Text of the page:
Editors' note: Some of this review is taken from CNET's review of the Samsung Galaxy Player 5.0, which has a larger, 5-inch screen and many of the same features as the Galaxy Player 3.6.
The logic behind Samsung's Galaxy Player 3.6 seems fairly straightforward. You take Samsung's tailored version of the Android 2.3 smartphone software, put it in a pocket-size device with a 3.6-inch screen, and you should have an appealing alternative to Apple's popular iPod Touch.
Now, we've already seen Samsung ruin this recipe a few times with its overpriced, underperformingand Galaxy Player 5.0. Where the Galaxy Player 3.6 has an advantage is its $149 retail price, which sits $50 below the iPod Touch's.
Does Samsung offer some killer feature or an eye-catching design to help the Galaxy Player 3.6 stand out in the growing crowd of sub-$300 Android devices? The answer, unfortunately, is still no. It's not a bad product, though, and if you still suspect that it might be the perfect match for your particular needs, please read on.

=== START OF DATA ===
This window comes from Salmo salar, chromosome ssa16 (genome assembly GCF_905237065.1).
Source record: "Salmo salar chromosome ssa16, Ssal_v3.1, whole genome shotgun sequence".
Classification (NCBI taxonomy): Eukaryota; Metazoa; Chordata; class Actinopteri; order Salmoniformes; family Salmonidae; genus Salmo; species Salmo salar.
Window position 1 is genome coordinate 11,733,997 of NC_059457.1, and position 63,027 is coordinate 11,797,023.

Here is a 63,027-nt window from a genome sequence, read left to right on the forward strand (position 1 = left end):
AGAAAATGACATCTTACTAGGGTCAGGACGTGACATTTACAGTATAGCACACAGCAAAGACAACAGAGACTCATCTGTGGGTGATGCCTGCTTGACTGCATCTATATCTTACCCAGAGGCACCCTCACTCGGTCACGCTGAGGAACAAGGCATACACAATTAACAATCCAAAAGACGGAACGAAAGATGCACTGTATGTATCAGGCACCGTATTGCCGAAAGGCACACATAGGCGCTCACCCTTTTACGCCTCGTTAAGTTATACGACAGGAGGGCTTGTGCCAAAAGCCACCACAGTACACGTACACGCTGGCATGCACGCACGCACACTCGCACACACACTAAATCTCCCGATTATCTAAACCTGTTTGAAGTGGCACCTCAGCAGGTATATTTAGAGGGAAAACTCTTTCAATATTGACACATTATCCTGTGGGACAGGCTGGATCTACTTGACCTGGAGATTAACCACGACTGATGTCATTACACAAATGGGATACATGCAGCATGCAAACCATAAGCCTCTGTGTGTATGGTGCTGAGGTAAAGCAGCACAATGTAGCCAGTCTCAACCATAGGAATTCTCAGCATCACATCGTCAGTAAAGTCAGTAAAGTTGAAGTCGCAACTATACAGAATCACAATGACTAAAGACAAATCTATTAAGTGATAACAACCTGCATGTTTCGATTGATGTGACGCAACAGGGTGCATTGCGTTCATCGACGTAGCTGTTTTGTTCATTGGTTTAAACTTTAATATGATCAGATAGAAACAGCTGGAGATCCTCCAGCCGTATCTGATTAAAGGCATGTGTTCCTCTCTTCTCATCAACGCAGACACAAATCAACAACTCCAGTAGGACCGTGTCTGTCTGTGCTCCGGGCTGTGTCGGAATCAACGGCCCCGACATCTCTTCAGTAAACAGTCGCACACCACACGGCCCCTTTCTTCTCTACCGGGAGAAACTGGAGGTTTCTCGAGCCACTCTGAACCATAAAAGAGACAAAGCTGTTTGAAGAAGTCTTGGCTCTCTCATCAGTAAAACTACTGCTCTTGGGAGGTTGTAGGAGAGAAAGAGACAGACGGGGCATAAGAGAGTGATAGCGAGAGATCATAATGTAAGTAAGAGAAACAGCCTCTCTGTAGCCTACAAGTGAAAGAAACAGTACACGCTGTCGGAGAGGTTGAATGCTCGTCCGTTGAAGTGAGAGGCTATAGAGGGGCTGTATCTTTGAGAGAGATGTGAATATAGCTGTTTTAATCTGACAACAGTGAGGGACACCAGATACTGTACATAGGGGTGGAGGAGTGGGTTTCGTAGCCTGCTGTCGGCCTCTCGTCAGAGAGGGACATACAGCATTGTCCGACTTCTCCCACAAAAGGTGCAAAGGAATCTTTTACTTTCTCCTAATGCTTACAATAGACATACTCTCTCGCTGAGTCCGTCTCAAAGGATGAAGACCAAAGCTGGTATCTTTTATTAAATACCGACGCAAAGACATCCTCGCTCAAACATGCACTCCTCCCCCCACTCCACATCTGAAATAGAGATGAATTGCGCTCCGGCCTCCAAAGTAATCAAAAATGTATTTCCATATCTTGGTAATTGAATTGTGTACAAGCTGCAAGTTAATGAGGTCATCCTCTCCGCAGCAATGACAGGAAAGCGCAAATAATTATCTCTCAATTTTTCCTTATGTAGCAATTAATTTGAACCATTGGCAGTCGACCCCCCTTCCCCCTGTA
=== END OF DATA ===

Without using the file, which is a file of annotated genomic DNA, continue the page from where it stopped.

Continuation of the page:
This is by far the prettiest Galaxy Player device I've seen yet, which is surprising, given that it's also the least expensive. The lightweight, gunmetal-gray casing feels good in your hand and does an admirable job of concealing fingerprints.
It measures a slender 0.4 inch thick, putting it in the ballpark of the 0.28-inch iPod Touch. When you account for the fact that the Player's removable back plate conceals a replaceable battery and a microSD memory card slot, the extra girth seems excusable.
You get a standard volume rocker and power button on the right edge of the Player 3.6, along with a headphone jack and Micro-USB port on the bottom. Samsung throws in a pair of decent in-ear headphones (with in-line mic) along with a USB cable and power outlet adapter.
The Galaxy Player offers most of the features you'd find in a modern smartphone, minus the phone or cellular data connection. You'll find front and rear cameras (maxing out at 2 megapixels), GPS, Bluetooth 3.0, and support for Google's suite of official mobile applications, including Gmail, Google Talk, and the Android Market (now ). If you're someone who's already invested heavily in Android Market apps, it makes sense that you'd want a compatible device that can run them.
One unique feature worth mentioning is the inclusion of an FM radio tuner. People are still nuts for radio, and it also comes in handy for tuning in TV audio at the gym.
Other notable apps include Quickoffice, AllShare (DLNA), Kies Air, Angry Birds, Samsung's Smart View TV remote app, and a TextPlus app you can use to send and receive text messages over Wi-Fi.